The conference focused on the state of history. Speakers included full time county historians Johanna Yaun and Will Tatum III from Orange and Dutchess counties. County history conferences were held in those counties in 2011 (before their time) and I hope they will have one-day programs of their own soon. Johanna Yaun held a mini-conference this summer which John Conway and I attended, and which helped serve as a catalyst for the Sullivan County meeting.

Their were a variety of presenters. Linda Oehler-Marx, a former teacher, spoke on the issue of finding a place for local history in the new social studies framework. This is a vital issue and there needs to be more discussion between the history community and teachers about how to incorporate local and state history into the classroom even without field trips.

Social media was addressed in general terms by Johanna Yaun in her presentation and by Matt Colon, Director of the Historical Society of Newburgh Bay and the Highlands. When I first became involved in local history the State Archive Records Administration (SARA) grants were to microfilm records. Times  – and technologies – have changed. County-level workshops on how to take advantage of new technologies would be really useful.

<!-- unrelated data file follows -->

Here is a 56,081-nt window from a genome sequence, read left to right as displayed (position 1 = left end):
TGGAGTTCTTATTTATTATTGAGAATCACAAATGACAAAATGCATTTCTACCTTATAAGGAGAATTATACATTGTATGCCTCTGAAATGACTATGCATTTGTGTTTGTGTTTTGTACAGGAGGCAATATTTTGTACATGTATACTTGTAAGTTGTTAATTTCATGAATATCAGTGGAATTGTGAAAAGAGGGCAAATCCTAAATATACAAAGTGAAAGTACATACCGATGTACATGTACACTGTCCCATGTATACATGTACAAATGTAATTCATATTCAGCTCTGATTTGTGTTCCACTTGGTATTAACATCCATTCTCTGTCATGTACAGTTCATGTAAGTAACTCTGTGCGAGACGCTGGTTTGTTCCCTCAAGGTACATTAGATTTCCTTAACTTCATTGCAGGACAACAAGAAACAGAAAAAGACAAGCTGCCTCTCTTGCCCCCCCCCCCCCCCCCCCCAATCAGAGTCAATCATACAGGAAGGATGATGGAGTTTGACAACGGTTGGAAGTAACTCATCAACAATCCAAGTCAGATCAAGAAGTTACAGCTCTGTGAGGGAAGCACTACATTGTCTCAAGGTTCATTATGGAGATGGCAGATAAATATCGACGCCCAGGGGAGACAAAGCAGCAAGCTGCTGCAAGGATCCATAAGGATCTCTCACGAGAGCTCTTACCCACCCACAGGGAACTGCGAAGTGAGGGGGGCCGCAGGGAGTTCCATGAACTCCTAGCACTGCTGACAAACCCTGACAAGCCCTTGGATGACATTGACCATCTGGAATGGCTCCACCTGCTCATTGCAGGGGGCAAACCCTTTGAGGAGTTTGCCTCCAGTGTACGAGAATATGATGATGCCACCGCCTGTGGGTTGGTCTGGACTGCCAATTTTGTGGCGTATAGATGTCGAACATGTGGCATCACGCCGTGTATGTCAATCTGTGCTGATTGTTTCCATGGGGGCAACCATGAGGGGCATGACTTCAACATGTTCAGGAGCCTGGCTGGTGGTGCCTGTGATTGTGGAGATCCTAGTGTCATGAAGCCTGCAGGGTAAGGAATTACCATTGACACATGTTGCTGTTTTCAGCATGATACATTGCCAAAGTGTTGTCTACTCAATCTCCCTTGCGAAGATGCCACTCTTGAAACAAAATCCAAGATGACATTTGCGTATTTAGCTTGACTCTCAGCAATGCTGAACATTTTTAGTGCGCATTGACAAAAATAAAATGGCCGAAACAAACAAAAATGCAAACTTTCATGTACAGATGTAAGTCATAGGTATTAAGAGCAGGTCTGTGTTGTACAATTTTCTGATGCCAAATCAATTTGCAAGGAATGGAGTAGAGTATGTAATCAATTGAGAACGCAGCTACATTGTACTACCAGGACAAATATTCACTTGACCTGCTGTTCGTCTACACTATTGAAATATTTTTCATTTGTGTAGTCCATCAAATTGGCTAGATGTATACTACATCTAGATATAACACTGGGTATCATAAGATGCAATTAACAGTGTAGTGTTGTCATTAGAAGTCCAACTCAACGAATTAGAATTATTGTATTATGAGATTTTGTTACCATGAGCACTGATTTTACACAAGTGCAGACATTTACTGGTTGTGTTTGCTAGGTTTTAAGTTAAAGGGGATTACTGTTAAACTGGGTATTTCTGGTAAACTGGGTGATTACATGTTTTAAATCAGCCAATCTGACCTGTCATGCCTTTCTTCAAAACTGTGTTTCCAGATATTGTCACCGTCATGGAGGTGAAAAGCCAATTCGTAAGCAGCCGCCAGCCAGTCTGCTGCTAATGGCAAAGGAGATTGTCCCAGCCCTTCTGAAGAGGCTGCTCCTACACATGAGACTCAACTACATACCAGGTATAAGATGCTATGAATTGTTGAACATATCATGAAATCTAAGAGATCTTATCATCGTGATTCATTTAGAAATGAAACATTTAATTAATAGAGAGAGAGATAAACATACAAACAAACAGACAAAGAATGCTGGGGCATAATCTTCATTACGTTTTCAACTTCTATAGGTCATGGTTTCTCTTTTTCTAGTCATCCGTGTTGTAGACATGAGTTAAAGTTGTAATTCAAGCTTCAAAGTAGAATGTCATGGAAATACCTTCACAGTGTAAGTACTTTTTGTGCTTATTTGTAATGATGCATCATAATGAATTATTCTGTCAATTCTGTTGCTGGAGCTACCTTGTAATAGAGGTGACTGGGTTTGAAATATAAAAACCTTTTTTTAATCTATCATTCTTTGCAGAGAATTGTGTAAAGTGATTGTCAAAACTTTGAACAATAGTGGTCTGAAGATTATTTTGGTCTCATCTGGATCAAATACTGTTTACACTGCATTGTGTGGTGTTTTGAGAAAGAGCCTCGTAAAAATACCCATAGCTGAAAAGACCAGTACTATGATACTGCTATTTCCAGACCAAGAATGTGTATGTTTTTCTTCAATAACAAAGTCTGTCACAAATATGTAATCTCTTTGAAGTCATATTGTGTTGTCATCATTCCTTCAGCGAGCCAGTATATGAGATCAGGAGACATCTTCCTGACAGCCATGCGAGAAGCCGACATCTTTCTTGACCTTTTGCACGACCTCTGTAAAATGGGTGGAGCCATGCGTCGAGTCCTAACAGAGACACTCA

The conference ended with a presentation by Kristina Heister, Superintendent of the National Park Service’s Upper Delaware Scenic and Recreational River site. Much of her talk focused on the NPS centennial in 2017. She also mentioned Imperiled Promise: The State of History in the National Park Service, a study commissioned by the NPS. Some of the recommendations are appropriate not only for the NPS sites in New York but for NYSOPHP as well. According to Kristina Heister, implementation of the study is still a work-in-progress.